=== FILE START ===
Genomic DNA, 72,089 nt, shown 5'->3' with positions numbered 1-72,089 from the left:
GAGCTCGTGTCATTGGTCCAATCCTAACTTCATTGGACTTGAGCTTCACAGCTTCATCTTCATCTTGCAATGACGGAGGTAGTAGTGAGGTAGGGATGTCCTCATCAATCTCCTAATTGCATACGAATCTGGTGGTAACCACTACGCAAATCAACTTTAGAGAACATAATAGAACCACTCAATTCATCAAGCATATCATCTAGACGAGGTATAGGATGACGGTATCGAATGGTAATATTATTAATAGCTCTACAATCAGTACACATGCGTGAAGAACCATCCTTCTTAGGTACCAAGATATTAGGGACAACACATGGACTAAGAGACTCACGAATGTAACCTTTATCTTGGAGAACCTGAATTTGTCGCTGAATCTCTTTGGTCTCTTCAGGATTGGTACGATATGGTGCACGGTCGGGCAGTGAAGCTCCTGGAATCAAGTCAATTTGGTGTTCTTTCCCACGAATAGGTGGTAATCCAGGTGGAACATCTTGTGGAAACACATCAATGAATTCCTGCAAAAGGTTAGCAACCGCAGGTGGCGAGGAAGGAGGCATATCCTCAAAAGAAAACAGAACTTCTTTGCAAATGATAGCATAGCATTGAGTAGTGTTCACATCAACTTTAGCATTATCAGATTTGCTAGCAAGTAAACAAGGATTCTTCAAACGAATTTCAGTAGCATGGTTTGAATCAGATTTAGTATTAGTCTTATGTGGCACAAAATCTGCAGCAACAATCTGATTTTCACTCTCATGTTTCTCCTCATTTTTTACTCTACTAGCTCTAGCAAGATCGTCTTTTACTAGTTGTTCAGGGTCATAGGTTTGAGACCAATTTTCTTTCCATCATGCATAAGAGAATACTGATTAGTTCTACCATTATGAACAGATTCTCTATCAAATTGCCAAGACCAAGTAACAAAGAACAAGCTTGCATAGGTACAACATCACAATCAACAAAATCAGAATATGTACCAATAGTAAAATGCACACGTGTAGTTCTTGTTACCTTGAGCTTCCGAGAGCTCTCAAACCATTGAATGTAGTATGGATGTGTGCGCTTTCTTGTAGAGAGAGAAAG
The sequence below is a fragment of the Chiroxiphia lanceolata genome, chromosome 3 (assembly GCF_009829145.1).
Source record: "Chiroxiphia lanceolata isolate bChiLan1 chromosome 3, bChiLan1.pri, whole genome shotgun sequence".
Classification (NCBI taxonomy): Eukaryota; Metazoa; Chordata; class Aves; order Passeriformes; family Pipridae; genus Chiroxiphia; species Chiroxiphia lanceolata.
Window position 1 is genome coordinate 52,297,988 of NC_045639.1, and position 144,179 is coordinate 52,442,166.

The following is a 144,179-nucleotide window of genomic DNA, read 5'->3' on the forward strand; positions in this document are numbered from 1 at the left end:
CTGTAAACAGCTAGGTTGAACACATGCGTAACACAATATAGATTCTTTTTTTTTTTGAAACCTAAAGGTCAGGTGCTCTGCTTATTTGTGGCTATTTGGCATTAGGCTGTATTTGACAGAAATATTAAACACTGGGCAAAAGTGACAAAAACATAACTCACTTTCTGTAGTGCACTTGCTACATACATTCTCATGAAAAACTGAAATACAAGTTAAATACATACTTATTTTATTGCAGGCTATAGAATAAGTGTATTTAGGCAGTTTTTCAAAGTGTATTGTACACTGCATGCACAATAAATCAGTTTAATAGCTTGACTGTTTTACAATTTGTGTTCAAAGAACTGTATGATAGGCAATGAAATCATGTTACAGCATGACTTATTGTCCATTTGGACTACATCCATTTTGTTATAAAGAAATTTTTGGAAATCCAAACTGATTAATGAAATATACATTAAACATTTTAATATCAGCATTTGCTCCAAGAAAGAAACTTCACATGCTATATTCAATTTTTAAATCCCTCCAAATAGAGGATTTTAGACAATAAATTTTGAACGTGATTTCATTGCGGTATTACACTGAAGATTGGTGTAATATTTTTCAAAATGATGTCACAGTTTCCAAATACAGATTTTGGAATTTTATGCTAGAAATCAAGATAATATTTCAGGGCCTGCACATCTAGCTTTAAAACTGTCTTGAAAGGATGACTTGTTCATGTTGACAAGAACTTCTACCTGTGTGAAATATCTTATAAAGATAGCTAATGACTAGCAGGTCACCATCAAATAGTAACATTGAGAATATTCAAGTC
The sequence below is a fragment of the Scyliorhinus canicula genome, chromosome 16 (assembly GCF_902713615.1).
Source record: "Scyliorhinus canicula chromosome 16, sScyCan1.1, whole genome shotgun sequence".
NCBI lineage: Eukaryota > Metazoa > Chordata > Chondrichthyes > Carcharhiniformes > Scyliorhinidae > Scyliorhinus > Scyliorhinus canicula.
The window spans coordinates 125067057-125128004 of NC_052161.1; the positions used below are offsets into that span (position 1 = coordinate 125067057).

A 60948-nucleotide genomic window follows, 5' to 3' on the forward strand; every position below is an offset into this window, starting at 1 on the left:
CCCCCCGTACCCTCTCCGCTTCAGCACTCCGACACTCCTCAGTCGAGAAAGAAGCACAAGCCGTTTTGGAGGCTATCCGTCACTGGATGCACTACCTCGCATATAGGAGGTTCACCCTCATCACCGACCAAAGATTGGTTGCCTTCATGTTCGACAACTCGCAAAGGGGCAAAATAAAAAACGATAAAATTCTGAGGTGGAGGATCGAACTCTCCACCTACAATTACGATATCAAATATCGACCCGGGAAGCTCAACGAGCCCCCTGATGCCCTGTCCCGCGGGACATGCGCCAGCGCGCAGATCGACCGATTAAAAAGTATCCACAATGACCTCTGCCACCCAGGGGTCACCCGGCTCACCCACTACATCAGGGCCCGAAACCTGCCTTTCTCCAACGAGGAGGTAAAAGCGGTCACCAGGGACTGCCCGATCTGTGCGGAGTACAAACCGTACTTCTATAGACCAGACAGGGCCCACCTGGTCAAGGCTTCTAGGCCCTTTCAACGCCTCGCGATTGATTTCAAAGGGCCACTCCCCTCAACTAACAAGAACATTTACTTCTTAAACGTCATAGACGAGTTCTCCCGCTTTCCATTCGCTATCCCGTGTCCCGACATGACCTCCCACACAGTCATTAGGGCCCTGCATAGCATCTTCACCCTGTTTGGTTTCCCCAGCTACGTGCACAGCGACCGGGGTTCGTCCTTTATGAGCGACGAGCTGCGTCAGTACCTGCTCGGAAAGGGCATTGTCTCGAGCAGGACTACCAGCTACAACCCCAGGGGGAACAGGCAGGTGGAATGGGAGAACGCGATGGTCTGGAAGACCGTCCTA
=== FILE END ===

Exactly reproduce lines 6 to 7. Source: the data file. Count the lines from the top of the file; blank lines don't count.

Window position 1 is genome coordinate 52,297,988 of NC_045639.1, and position 144,179 is coordinate 52,442,166.

The following is a 144,179-nucleotide window of genomic DNA, read 5'->3' on the forward strand; positions in this document are numbered from 1 at the left end: